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Closed

TypeNameHandling.Auto and ISerializable

description

Rather than repeating myself, I had recently posted a question on StackOverflow regarding missing $type property when using TypeNameHandling.Auto along with ISerializable.

Using ISerializable.GetObjectData not setting $type despite TypeNameHandling.Auto

When SerializeISerializable starts to serialize each SerializationEntry, there is no ItemContract associated with JsonContainerContract and thus it does not write out type (ShouldWriteType line 821).

Given that GetObjectdata will always havetypeof(object) for the value, I would expect that $type should always be written with TypeNamehandling.Auto?

Example classes may be found in StackOverflow link above.
Closed Jun 6, 2013 at 5:59 AM by JamesNK
Done

comments

CBaxter wrote Jun 1, 2013 at 6:39 PM

Initial testing shows that with a small modification to ShouldWriteType illustrated below, the $type property will be added when serializing via ISerializable interface. All unit tests will still pass, and serialization will be consistent with serialization of a Dictionary<String, Object>.

Current Code (line 821)
        else if (containerContract != null && containerContract.ItemContract != null)
        {
          if (contract.UnderlyingType != containerContract.ItemContract.CreatedType)
            return true;
        }
Proposed Code (line 821)
        else if (containerContract != null)
        {
            if (containerContract.ItemContract == null || contract.UnderlyingType != containerContract.ItemContract.CreatedType)
                return true;
        }          

JamesNK wrote Jun 3, 2013 at 3:49 AM

I don't see the point. The type still has to be explicitly specified in the ISerializable constructor when deserializing.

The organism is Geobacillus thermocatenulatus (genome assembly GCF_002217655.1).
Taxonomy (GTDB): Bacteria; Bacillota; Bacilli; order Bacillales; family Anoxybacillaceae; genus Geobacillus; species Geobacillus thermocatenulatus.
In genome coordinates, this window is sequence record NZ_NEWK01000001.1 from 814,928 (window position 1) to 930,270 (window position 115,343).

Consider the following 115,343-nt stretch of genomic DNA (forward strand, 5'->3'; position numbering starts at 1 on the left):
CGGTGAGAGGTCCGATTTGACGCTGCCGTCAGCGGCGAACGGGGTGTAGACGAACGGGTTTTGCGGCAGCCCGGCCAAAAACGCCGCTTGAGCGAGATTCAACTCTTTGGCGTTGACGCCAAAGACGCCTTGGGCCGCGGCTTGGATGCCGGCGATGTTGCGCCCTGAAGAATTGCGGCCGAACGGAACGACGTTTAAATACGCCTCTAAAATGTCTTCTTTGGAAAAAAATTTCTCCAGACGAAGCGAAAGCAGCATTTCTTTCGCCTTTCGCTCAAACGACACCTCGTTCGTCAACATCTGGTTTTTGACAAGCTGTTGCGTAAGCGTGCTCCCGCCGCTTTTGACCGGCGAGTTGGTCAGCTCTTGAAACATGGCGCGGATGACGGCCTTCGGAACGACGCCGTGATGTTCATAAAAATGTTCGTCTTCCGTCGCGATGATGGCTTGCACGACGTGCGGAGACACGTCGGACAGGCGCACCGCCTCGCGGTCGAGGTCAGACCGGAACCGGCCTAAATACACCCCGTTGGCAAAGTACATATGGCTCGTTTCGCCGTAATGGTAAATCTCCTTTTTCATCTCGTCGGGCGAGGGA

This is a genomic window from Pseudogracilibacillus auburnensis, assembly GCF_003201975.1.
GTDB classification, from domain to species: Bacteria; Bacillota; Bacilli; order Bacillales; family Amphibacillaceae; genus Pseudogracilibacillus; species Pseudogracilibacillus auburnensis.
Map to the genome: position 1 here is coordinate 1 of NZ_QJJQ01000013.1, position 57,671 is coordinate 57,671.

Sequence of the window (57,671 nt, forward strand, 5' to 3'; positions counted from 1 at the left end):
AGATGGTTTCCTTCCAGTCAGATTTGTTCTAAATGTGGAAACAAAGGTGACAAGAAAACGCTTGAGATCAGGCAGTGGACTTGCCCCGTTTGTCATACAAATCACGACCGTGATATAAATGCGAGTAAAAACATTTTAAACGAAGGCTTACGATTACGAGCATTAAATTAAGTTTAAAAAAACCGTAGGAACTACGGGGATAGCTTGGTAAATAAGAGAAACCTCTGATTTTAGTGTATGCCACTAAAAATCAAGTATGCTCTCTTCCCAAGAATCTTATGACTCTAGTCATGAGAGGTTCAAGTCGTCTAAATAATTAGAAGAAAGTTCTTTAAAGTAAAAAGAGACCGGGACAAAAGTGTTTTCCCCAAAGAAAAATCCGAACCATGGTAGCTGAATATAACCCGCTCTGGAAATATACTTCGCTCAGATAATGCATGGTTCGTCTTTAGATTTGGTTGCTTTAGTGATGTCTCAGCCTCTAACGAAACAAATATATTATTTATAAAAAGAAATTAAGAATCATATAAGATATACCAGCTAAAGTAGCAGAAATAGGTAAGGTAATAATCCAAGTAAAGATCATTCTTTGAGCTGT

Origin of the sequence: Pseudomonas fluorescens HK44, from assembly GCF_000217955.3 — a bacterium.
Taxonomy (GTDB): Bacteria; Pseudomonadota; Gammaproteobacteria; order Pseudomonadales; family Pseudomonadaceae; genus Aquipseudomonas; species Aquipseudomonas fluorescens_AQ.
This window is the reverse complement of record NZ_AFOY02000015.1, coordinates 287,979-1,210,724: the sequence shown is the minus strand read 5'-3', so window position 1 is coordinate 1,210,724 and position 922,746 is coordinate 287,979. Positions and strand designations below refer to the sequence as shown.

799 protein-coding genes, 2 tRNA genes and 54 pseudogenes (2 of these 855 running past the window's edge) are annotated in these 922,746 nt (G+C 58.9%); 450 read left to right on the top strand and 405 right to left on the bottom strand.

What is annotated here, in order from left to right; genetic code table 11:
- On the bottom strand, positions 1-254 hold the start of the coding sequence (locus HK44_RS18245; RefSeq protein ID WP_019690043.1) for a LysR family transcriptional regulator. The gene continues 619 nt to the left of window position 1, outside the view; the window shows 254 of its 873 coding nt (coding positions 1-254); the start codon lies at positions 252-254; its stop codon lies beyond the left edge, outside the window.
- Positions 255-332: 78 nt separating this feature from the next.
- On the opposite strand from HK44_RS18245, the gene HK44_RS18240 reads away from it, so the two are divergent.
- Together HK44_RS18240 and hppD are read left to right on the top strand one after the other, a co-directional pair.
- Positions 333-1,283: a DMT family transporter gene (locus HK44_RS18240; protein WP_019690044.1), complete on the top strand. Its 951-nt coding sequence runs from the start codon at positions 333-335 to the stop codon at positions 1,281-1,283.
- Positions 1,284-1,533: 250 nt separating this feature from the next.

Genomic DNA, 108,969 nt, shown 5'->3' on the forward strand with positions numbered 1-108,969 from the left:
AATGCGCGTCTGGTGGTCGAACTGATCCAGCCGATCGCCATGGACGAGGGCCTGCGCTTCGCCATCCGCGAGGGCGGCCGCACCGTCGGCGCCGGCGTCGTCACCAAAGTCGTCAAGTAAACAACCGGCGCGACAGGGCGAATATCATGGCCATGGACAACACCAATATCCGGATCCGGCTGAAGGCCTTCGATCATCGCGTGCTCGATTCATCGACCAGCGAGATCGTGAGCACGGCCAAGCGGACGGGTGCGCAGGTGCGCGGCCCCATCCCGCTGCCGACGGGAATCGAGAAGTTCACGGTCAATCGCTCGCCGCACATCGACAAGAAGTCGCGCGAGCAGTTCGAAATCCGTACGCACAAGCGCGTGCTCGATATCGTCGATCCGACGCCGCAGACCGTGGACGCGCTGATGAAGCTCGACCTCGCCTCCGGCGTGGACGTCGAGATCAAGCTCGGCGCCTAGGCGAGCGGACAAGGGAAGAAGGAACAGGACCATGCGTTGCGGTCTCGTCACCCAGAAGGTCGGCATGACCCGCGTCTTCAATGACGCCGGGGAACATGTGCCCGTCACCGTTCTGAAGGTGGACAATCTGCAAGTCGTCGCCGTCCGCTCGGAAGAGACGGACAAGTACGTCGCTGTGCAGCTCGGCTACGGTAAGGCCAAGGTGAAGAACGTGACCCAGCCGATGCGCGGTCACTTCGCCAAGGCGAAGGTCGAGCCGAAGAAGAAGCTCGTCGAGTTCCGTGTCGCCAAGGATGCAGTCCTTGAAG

CBaxter wrote Jun 3, 2013 at 5:04 AM

No, I could simply ask for an instance of SomeBase in the constructor and not know the derived type inside the ctor (unless I am missing something?). The lack of a $type being serialized on the value of the Child property of MyParent means that the object type is unknown when attempting to deserialize the object (i.e., Child property value could be an instance of MyChild or MyOtherChild as long as it derives from SomeBase.

As mentioned on SO, when the MyParent object is annotated with DataMember attributes, the resulting JSON includes the $type property for `Child:
{"c":{"$type":"...+MyChild,...","p":"My Test String"}}
I would have expected the same behavior when using ISerializable which omits the $type property.
{"c":{"p":"My Test String"}}
I personally did not think that using ISerializable would behave any different as the object being serialized does not match the declared property type (and impo is really just serializing an IDictionary<String,Object>).

JamesNK wrote Jun 4, 2013 at 2:42 AM

Ok, if in the constructor you're just asking for a SomeBase then I can see why it would be useful.

CBaxter wrote Jun 5, 2013 at 4:08 AM

I have set up custom JsonConverters the mean time rather than set TypeNameHandling.All as a work around in my project, but it would be great to see this addressed in a future version (always happy to delete code).

Thank you.